Post by Roger Clifton on Jul 14, 2019 18:38:52 GMT 9.5
According to The Guardian article, "a 10-gigawatt-capacity array of panels will be spread across 15,000 hectares and be backed by battery storage to ensure it can supply power around the clock". To achieve that, the battery storage would have to have a capacity in excess of about 100 GWh. Seeing as the biggest battery in the world only has a capacity of 100 MWh, I hope that would-be investors notice the thousand-fold discrepancy in the salesman's spin before they hand over any cash.
Post by Roger Clifton on Jul 20, 2019 13:11:05 GMT 9.5
That comes out to 3.2% per 1000 km for undersea HVDC cable. It is impressive when compared to low voltage, AC distribution cables whose planning accepts losses of 5% per 100 km. Long distance, high-voltage AC is better but suffers radiation losses.
I would have thought that a more feasible plan would put HVDC connections between each of the well-populated islands of Indonesia, of which there are many. The majority of these lie on the "Sunda Shelf". The Shelf extends west to Singapore and western Malaysia and east to Bali. It is separated from Australia by a subduction trench along the south and on the east by contorted ocean beds that constitute the Wallace Line.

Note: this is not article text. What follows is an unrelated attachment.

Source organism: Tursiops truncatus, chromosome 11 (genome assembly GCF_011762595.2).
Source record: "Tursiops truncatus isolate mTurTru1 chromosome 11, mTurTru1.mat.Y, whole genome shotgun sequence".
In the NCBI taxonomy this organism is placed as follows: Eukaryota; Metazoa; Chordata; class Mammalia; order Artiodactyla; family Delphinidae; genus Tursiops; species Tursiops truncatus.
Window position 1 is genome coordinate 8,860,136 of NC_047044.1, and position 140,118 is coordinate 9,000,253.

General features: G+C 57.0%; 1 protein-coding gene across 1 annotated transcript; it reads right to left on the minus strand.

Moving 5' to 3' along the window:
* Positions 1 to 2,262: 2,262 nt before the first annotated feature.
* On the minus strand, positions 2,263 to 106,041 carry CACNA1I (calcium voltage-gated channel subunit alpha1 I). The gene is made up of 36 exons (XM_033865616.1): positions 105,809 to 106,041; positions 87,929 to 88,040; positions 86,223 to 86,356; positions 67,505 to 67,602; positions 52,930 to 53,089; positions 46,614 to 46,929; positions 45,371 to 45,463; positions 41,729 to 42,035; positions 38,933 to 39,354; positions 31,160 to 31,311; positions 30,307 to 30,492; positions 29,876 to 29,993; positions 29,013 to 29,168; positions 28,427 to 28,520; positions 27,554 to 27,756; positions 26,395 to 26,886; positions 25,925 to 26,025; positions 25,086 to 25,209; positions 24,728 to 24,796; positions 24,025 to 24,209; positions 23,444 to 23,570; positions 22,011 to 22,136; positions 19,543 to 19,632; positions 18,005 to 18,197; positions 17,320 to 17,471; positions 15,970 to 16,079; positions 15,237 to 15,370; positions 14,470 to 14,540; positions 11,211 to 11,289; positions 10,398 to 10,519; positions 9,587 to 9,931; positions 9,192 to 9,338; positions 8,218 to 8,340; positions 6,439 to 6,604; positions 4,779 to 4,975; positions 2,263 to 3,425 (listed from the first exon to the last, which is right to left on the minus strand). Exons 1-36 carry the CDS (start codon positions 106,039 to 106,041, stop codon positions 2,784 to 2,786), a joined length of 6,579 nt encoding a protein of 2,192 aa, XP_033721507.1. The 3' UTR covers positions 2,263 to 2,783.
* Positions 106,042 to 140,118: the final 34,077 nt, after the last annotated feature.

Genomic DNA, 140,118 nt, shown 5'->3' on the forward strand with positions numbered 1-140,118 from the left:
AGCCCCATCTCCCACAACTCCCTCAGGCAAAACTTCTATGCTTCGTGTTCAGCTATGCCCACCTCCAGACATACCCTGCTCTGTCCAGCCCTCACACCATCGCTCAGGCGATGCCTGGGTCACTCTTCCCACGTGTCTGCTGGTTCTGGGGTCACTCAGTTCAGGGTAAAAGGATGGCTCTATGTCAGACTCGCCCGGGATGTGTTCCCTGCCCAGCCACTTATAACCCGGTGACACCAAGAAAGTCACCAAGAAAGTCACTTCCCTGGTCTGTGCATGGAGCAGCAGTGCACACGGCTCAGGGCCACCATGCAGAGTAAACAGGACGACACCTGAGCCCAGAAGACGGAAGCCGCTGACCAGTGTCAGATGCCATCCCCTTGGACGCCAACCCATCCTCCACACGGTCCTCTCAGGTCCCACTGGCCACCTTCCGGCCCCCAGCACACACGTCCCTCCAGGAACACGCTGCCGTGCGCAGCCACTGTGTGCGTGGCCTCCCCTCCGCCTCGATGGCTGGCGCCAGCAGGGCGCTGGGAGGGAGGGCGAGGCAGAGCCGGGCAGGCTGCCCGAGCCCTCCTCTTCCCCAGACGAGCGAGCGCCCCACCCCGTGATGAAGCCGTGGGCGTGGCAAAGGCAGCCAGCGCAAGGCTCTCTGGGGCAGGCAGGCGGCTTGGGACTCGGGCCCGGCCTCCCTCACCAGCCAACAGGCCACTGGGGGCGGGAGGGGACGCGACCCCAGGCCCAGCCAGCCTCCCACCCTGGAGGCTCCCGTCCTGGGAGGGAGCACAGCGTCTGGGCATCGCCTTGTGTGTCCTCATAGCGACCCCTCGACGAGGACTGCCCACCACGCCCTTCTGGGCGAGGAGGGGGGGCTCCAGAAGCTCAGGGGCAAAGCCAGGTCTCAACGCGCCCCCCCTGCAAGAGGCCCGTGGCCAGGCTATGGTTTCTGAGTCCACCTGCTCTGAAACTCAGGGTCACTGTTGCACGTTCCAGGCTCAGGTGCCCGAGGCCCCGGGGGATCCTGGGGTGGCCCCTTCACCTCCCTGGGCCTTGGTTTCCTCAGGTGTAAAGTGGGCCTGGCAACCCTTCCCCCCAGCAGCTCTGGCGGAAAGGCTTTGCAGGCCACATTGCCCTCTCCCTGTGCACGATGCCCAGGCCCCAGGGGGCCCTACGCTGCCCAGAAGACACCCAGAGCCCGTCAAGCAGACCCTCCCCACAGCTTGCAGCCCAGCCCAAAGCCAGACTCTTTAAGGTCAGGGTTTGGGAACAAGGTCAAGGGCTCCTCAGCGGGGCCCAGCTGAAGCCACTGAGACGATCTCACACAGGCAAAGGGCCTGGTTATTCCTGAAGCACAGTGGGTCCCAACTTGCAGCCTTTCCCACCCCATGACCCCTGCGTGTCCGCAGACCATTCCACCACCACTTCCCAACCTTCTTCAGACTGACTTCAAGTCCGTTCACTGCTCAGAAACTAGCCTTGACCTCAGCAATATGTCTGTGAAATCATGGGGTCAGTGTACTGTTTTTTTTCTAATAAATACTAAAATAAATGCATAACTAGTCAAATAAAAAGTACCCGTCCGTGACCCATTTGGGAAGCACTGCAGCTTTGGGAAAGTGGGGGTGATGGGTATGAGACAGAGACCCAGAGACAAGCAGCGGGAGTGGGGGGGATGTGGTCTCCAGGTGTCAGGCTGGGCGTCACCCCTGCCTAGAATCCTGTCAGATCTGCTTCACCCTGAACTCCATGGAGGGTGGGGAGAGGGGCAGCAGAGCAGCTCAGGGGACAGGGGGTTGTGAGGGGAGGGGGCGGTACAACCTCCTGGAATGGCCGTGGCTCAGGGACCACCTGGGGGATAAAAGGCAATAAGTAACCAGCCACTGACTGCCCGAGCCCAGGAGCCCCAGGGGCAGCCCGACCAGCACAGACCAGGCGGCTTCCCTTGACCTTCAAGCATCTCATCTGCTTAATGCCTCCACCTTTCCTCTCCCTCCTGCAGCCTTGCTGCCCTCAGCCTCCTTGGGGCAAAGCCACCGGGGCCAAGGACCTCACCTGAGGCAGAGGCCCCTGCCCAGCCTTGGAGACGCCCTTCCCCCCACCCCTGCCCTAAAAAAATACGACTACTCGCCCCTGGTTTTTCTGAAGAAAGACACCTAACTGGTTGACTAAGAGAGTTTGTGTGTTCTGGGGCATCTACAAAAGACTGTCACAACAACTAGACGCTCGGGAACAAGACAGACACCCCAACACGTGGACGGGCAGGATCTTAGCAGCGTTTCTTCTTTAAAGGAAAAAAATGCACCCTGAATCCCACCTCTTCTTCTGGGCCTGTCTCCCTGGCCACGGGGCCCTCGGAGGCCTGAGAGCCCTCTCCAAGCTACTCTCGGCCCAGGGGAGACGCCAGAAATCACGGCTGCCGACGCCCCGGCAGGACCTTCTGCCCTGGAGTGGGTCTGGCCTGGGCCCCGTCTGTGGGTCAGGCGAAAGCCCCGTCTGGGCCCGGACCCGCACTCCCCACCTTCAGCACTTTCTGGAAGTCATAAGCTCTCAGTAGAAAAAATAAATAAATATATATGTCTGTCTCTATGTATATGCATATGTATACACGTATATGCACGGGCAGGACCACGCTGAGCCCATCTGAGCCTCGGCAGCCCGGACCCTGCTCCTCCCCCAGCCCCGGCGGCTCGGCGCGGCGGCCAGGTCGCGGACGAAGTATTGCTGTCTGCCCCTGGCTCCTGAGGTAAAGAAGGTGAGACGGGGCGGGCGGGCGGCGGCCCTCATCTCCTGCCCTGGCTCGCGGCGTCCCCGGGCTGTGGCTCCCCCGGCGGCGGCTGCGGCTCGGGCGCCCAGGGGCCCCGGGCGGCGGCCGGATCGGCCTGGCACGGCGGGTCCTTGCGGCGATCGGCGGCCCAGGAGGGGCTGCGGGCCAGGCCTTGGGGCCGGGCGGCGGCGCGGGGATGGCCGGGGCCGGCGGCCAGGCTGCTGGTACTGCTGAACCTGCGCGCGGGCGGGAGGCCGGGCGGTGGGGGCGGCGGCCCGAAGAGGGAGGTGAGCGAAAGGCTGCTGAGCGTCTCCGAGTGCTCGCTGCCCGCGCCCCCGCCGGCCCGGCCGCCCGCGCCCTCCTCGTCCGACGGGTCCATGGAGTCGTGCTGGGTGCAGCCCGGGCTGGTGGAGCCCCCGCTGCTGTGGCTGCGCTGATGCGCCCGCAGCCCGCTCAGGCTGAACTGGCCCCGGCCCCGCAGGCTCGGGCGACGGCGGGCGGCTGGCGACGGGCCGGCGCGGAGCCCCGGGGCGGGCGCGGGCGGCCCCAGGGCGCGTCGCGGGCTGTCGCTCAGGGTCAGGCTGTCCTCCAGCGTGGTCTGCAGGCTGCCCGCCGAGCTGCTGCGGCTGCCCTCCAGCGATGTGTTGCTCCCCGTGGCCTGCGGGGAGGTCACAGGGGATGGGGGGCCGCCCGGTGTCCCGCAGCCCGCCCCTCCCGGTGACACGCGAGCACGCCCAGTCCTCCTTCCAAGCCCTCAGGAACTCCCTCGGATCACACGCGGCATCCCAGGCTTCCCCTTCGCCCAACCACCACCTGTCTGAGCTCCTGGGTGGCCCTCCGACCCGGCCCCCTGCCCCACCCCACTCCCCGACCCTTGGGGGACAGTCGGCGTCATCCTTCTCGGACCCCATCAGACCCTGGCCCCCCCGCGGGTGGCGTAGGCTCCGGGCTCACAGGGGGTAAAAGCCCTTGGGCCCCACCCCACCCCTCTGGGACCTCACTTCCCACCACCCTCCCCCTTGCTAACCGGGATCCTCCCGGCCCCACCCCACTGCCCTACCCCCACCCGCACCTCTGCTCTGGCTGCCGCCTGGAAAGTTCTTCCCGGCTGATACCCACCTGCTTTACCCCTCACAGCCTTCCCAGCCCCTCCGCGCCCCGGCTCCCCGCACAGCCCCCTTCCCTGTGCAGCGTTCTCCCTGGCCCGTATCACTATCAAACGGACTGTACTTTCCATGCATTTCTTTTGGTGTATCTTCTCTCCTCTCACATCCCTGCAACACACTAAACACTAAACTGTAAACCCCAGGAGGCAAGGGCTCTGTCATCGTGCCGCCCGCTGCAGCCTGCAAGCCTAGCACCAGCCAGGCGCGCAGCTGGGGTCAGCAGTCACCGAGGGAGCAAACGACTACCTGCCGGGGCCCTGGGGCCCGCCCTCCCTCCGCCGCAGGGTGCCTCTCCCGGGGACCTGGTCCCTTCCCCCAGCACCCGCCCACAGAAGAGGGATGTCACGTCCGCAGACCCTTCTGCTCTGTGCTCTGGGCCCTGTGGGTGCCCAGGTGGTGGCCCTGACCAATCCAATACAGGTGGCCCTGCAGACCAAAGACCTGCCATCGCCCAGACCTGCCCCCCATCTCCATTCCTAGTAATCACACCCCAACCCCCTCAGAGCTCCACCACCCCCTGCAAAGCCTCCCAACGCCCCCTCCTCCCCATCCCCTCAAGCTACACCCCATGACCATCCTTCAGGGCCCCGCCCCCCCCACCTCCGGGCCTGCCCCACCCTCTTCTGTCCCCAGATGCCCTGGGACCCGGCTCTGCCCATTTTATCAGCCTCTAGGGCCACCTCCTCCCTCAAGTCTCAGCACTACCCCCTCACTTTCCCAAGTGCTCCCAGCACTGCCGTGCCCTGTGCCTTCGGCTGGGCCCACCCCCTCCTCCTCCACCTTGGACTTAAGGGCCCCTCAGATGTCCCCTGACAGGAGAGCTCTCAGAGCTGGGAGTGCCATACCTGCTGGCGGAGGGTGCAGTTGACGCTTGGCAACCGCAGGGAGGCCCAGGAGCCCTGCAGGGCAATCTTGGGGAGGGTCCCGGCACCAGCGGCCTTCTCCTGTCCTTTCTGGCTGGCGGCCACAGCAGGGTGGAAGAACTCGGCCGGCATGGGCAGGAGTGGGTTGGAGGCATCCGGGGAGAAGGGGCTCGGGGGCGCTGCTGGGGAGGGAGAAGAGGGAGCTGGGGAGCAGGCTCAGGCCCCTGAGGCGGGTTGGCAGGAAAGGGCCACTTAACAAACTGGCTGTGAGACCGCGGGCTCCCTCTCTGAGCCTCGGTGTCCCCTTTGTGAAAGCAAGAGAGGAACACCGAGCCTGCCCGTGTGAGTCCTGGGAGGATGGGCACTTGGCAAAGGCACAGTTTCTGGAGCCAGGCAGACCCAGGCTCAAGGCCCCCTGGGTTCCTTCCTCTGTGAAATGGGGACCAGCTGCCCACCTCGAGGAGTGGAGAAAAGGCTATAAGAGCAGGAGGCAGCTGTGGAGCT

Indonesia is a world-rank exporter of coal and natural gas. Predictably, there is strong opposition to nuclear. Either way, it would make sense for Indonesia to generate and sell electricity to Singapore, Malaysia and the Philippines through such cables.